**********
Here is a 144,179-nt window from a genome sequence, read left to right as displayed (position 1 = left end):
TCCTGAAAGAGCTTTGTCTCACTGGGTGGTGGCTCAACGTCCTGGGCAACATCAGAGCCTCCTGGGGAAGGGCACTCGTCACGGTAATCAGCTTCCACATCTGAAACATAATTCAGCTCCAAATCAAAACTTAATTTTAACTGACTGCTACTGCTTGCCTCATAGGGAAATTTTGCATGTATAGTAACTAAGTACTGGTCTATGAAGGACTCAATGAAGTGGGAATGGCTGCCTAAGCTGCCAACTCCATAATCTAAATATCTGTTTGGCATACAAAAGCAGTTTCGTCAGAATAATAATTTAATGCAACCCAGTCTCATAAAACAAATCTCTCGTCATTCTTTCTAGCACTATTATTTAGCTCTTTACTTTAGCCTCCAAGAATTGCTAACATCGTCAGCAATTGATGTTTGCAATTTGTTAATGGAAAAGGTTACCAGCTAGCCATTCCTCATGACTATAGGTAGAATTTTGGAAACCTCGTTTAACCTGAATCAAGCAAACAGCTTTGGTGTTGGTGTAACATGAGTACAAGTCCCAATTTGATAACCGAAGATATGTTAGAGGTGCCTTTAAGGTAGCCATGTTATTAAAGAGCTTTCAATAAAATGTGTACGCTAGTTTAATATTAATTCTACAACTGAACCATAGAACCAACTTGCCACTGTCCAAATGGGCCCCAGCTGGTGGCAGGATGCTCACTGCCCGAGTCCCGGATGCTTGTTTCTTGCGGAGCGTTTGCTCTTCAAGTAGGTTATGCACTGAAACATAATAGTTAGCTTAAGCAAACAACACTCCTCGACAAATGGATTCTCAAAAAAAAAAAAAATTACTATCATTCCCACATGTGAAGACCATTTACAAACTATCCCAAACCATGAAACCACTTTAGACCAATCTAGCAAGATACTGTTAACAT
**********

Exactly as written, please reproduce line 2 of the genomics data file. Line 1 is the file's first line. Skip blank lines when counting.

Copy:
TCCTGAAAGAGCTTTGTCTCACTGGGTGGTGGCTCAACGTCCTGGGCAACATCAGAGCCTCCTGGGGAAGGGCACTCGTCACGGTAATCAGCTTCCACATCTGAAACATAATTCAGCTCCAAATCAAAACTTAATTTTAACTGACTGCTACTGCTTGCCTCATAGGGAAATTTTGCATGTATAGTAACTAAGTACTGGTCTATGAAGGACTCAATGAAGTGGGAATGGCTGCCTAAGCTGCCAACTCCATAATCTAAATATCTGTTTGGCATACAAAAGCAGTTTCGTCAGAATAATAATTTAATGCAACCCAGTCTCATAAAACAAATCTCTCGTCATTCTTTCTAGCACTATTATTTAGCTCTTTACTTTAGCCTCCAAGAATTGCTAACATCGTCAGCAATTGATGTTTGCAATTTGTTAATGGAAAAGGTTACCAGCTAGCCATTCCTCATGACTATAGGTAGAATTTTGGAAACCTCGTTTAACCTGAATCAAGCAAACAGCTTTGGTGTTGGTGTAACATGAGTACAAGTCCCAATTTGATAACCGAAGATATGTTAGAGGTGCCTTTAAGGTAGCCATGTTATTAAAGAGCTTTCAATAAAATGTGTACGCTAGTTTAATATTAATTCTACAACTGAACCATAGAACCAACTTGCCACTGTCCAAATGGGCCCCAGCTGGTGGCAGGATGCTCACTGCCCGAGTCCCGGATGCTTGTTTCTTGCGGAGCGTTTGCTCTTCAAGTAGGTTATGCACTGAAACATAATAGTTAGCTTAAGCAAACAACACTCCTCGACAAATGGATTCTCAAAAAAAAAAAAAATTACTATCATTCCCACATGTGAAGACCATTTACAAACTATCCCAAACCATGAAACCACTTTAGACCAATCTAGCAAGATACTGTTAACAT